Things To Do In The Daintree Forest
Located in Queensland’s remote, far north, the Daintree Rainforest is an invaluable natural asset. This tropical rainforest is the world’s largest and oldest continuous rainforest.
According to experts, it’s been around for almost 140 million years and is both a priceless resource for the indigenous people who have lived there for thousands of years and a wonderful tourist destination for curious outsiders.
From Port Douglas, the Daintree Rainforest and Daintree National Park are 86 kilometers north. Rainforest, Daintree Village, Mossman Gorge, Cape Tribulation, and several mountains and beaches are all contained within the park’s limits.
The ideal activity for tourists of any age who want to spice up their time in Daintree with some excitement. The closest thing to really soaring through the Daintree Rainforest is a session of jungle surfing.
As you zip line through the forest at increasing speeds, you’ll be treated to unobstructed vistas of the rainforest from a whole new vantage point. The guides’ fascinating tales of life in the Daintree only add to the adventure’s overall impact.
View from Mount Alexandra
Taking the auto ferry across the Daintree River will get you moving in the right direction. Walu Wugirriga, also known as the Mount Alexandra overlook, is the first place you’ll visit. You may park and take in the breathtaking view below.
Snapper Island and the Low Isles float in the distance as the huge Daintree River rushes over the coastal lowlands and flows into the Coral Sea, surrounded by mangrove woods. Take photos that might look good on a postcard here.
In order to begin the jungle adventure. At Mossman Gorge, visitors can go on a pleasant 4-kilometer hike. Tourists may catch a bus from the visitor center that will take them directly to the park entrance at Mossman Gorge.
In this area, visitors may get their first taste of the amazing rainforest by swimming in waterholes, taking a tour to learn about plants and how to determine what is edible, and listening to intriguing stories about the rainforest.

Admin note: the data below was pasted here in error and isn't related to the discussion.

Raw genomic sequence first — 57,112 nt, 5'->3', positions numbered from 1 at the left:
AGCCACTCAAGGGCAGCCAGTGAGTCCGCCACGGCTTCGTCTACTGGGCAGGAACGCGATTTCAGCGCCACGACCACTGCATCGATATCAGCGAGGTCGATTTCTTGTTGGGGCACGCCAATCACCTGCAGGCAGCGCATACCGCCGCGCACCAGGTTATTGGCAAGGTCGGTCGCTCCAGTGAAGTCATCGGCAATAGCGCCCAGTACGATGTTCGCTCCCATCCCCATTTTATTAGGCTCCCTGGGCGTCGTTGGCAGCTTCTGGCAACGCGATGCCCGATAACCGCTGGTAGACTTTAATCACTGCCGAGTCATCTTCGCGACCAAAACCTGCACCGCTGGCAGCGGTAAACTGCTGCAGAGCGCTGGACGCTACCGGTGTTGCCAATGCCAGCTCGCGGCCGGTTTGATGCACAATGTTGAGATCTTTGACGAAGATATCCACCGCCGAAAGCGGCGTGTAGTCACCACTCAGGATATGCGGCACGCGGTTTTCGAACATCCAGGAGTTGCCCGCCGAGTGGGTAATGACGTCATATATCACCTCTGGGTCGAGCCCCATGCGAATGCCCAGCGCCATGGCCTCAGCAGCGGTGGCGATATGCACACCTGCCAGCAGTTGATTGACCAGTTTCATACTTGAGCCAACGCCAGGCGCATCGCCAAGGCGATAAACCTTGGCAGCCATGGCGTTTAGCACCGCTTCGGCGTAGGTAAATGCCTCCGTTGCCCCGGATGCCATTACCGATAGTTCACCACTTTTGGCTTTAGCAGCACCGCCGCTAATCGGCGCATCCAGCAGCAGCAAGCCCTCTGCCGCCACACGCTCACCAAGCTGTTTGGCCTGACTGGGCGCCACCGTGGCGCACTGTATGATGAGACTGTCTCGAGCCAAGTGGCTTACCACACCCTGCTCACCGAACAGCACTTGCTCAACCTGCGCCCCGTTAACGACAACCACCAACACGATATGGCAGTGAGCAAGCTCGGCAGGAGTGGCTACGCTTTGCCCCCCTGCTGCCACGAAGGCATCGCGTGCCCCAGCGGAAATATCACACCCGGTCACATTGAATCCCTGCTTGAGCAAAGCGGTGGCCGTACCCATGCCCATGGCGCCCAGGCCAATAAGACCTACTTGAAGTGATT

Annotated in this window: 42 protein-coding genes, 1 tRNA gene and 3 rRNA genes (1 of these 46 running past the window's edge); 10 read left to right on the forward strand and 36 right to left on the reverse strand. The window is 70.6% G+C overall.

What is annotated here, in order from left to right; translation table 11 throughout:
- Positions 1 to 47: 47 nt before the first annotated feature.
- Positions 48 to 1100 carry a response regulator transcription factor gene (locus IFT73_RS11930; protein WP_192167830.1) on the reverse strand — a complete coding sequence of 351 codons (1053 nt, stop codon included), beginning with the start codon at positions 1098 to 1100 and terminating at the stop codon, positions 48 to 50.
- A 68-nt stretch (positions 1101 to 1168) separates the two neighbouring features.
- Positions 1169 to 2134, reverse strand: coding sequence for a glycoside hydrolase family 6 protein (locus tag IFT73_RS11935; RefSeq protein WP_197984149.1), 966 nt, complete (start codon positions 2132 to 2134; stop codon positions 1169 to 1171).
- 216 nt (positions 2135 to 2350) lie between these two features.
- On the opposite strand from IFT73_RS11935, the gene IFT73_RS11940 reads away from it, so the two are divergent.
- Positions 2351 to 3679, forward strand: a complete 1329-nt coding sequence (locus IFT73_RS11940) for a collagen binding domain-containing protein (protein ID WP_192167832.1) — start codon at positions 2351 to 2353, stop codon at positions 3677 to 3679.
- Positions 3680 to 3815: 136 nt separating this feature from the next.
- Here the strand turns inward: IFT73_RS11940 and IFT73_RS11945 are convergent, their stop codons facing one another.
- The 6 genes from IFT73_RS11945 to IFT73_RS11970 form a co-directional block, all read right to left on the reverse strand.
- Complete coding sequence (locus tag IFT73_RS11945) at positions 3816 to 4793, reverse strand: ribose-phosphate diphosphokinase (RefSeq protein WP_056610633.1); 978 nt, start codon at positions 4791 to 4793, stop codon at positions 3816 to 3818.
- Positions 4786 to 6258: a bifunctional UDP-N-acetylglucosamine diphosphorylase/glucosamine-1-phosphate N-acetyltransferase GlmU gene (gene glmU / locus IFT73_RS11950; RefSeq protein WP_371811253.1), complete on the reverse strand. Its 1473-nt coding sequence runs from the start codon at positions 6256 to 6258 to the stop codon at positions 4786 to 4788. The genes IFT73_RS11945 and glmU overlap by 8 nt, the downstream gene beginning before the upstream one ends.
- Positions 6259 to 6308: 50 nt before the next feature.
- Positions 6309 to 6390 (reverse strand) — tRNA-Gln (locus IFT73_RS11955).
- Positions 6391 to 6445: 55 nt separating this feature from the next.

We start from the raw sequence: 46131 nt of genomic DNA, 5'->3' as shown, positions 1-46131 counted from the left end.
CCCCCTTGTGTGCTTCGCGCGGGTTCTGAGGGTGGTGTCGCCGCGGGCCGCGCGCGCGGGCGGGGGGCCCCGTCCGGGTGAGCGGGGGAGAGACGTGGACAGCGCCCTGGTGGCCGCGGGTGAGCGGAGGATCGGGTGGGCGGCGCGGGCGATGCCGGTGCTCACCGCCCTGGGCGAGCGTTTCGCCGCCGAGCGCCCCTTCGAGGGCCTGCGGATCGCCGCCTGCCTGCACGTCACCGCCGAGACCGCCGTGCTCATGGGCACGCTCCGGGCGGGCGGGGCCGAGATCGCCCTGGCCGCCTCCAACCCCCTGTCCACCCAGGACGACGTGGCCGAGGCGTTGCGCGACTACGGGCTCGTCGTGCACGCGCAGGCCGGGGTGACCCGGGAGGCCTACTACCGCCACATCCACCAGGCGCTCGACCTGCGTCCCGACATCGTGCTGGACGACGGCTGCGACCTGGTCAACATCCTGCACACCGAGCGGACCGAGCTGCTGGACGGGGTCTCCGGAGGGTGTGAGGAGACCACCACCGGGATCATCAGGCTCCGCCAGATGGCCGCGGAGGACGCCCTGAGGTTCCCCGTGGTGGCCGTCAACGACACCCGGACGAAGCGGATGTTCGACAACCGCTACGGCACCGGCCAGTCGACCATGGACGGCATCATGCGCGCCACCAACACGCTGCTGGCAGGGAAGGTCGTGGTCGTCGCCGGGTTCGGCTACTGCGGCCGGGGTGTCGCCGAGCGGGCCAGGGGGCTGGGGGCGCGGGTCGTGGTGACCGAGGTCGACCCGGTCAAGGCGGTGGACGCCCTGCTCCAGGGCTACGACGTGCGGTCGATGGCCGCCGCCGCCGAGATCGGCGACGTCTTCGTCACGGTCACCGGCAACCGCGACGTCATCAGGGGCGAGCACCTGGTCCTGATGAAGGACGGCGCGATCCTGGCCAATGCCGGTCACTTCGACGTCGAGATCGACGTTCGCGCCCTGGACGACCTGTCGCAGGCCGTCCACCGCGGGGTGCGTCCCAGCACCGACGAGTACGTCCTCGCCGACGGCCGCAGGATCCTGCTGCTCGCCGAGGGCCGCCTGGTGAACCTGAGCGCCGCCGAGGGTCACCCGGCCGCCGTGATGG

Daintree Discovery Centre
The Daintree Discovery Centre is a fantastic starting point for visitors of all ages and abilities who are interested in learning more about the Daintree rainforest.
Each guest receives an eight-language audio tour and a 68-page fact-filled guidebook. There is also a “hipster” tour available. Displays are designed to make learning about the Amazon rainforest interesting and engaging for visitors of all ages.
The Daintree aquarium has an intriguing assortment, including huge spiders, prickly leaf insects, and stunning snakes (some of which you may touch and handle if you’re daring enough).
In the depths of the Australian rainforest, several gigantic “Jurassic” dinosaurs hide, just waiting for the right photographer to capture them in action. The canopy tower is a 23-meter-tall structure that allows visitors to safely ascend from the forest floor to the canopy of the rainforest’s towering trees.
Madja (meaning rainforest or jungle) is located 26 kilometers past Jindalba and is where the rainforest and mangroves meet.
Take the boardwalk back and forth through the lowland tropical rainforest and out along the side of the stream into the mangrove forest; the whole distance is 1.2 kilometers.
Peer over the side of the platform to get a better look at the species that call mangroves home and take in the sights, sounds, and scents of this unique ecosystem.
The brook likely contains fish and maybe eels. Listen for the scurry of crabs and other crustaceans as they navigate the muddy banks if the tide is out.